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House Hunting in … Costa Rica | ASHARQ AL-AWSAT English Archive 2005 -2017
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Credit Monica Quesada C. for The New York Times

San José, Costa Rica- This four-bedroom, five-bath Spanish colonial is in Escazú, about five miles west of San José, the capital city of Costa Rica. This sprawling, suburban area in the hills has cooler temperatures than elsewhere in the region. It is also one of the country’s most affluent areas, with upscale restaurants and shops, and a few foreign embassies and consulates.

The three-level, 8,772-square-foot house, designed by Ronald Zürcher, a local architect, was built about 15 years ago on nearly three-quarters of an acre in a quiet neighborhood. “It’s a very calm area — you don’t get a lot of traffic,” said the listing agent, Eva Murillo of Costa Rica Sotheby’s International Real Estate. “But the house is minutes away from just about everything. It’s close to the airport. There’s a hospital nearby, a big shopping mall and schools.”

The owners, who are downsizing, incorporated many natural materials into the construction. The large wooden front door was imported from India and is surrounded by a stone archway from a Guatemalan church. Other stone, brick and wood accents can be found throughout the home.

Inside, on the main floor, is a spacious tile foyer that leads to the living room, which has a wood-burning fireplace; to the brick-ceilinged dining room; and to a breakfast area and a kitchen with stainless-steel appliances and granite counters. These rooms all have hardwood floors and wood-beamed ceilings, and connect to an expansive terrace that overlooks lush tropical gardens. Separate maid’s quarters are off the kitchen, and there is also a wine cellar.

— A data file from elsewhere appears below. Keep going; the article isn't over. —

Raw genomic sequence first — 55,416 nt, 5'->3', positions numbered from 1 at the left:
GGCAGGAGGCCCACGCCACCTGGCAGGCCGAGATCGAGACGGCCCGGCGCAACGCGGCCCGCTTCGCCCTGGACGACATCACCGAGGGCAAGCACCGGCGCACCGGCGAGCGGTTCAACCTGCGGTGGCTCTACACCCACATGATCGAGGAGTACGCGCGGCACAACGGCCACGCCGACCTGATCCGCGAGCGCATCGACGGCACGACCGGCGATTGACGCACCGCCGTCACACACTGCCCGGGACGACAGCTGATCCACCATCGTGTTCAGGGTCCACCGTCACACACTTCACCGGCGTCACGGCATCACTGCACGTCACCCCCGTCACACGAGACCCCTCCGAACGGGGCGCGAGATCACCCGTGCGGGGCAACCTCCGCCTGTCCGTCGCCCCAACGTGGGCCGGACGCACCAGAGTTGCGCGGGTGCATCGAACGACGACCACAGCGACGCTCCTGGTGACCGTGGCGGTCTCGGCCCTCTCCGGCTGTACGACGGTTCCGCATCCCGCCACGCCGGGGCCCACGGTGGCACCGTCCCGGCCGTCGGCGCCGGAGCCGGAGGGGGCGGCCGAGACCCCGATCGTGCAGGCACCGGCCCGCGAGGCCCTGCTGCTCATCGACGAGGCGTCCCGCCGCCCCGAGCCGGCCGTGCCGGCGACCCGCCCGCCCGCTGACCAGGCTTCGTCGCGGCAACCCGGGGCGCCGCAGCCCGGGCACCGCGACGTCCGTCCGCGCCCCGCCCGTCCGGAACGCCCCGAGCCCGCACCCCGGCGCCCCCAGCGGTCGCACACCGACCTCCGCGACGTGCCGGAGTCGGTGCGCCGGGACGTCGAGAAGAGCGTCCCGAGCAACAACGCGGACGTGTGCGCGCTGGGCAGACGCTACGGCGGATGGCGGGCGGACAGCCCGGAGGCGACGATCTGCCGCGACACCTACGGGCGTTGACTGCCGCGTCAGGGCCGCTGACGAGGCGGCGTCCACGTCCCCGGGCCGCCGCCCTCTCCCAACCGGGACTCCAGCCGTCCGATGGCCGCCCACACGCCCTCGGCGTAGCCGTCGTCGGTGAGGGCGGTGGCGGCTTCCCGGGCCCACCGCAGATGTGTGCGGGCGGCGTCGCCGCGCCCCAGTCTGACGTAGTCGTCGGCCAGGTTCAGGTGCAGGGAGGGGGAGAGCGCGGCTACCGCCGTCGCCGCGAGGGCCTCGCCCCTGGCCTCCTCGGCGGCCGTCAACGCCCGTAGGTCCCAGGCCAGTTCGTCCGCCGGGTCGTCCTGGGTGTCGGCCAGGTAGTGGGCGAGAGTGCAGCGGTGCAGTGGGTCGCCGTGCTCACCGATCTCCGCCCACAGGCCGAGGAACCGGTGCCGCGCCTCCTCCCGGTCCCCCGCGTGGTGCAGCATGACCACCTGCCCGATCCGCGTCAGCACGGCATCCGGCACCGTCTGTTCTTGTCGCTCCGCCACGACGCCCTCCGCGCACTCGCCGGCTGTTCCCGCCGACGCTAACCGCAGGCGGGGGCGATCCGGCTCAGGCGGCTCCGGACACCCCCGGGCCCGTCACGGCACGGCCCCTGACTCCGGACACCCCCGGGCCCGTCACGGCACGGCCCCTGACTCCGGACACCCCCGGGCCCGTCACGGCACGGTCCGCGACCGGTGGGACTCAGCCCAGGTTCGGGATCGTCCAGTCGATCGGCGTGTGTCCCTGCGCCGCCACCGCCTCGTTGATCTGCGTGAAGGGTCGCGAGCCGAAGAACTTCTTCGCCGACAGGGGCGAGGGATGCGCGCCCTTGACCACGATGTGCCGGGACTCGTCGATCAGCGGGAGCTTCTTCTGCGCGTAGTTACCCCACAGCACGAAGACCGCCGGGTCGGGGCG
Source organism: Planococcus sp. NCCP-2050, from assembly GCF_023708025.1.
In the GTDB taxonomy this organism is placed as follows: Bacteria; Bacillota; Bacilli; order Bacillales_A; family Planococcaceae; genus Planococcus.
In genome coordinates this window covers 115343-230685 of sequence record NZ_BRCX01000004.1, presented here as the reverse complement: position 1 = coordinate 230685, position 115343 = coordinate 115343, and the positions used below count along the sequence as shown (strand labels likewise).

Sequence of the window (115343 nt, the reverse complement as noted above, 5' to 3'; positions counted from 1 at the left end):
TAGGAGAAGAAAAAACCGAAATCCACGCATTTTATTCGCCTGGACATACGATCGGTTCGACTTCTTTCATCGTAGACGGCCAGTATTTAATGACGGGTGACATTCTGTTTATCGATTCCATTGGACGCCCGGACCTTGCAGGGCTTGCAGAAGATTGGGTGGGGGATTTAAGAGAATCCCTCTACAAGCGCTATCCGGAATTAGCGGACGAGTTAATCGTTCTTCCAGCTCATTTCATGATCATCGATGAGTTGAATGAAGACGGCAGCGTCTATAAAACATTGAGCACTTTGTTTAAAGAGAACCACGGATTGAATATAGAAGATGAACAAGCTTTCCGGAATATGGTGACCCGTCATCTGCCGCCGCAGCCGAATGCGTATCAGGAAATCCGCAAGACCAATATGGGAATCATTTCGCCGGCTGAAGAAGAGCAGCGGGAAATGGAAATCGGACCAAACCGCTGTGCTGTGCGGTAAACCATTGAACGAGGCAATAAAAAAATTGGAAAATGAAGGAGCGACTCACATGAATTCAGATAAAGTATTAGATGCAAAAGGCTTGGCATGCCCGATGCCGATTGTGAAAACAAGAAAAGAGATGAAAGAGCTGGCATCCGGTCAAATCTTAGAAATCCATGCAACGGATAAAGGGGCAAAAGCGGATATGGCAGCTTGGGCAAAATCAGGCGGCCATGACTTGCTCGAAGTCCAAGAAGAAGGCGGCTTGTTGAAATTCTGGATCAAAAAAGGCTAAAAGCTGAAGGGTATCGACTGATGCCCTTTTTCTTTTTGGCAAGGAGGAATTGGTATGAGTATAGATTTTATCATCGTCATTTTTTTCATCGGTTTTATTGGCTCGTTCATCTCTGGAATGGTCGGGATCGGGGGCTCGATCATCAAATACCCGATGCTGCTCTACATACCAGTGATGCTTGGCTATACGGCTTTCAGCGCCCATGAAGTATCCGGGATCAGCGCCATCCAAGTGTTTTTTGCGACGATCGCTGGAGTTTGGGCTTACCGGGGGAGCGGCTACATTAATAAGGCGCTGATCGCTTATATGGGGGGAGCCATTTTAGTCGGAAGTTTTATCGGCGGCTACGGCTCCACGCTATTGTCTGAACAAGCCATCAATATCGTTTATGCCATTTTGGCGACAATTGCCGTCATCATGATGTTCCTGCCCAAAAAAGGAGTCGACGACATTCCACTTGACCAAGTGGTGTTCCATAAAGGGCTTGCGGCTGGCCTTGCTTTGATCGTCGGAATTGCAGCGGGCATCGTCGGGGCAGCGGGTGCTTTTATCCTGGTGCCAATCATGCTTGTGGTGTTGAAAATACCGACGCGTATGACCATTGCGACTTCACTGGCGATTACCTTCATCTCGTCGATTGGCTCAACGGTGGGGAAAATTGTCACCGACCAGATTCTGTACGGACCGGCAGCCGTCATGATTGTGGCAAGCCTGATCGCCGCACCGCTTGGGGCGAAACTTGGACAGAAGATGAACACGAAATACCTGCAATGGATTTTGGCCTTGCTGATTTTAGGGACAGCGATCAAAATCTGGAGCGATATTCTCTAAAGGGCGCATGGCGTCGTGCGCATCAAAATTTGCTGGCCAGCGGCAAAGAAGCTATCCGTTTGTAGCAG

The ground floor has a large recreation room with glass doors that open to the landscaped yard, which has a pool and a wooden yoga deck with seating. There is a two-car garage and an attached carport that can shelter four additional vehicles.

The four bedrooms are on the top floor. The en-suite master has a walk-in closet and a balcony offering city views in the distance. Two other bedrooms share a bathroom, while another has its own. All furnishings are available for purchase separately.

“The social areas are great for entertaining,” Ms. Murillo said, “but the bedroom area is very private.”
Escazú, officially San Miguel de Escazú, is part of the canton, or subdivision, of Escazú (population, around 60,000) in the province of San José. It is about 12 miles from Juan Santamaría International Airport in San José. The nearest beaches, on the Pacific side, are around 90 minutes away by car. But the area makes up for that in big-city conveniences: It is home to the giant shopping complex Multiplaza Escazú and close to one of the country’s best private medical facilities, Hospital Cima.

Costa Rica’s housing market was booming for nearly a decade, but activity stalled after the 2008 global financial crisis. In the last couple of years, business has started picking up again, although “prices are still fairly affordable compared to what they were before 2008,” said Saul Rasminsky, the owner of Dominical Real Estate, in the town of Dominical.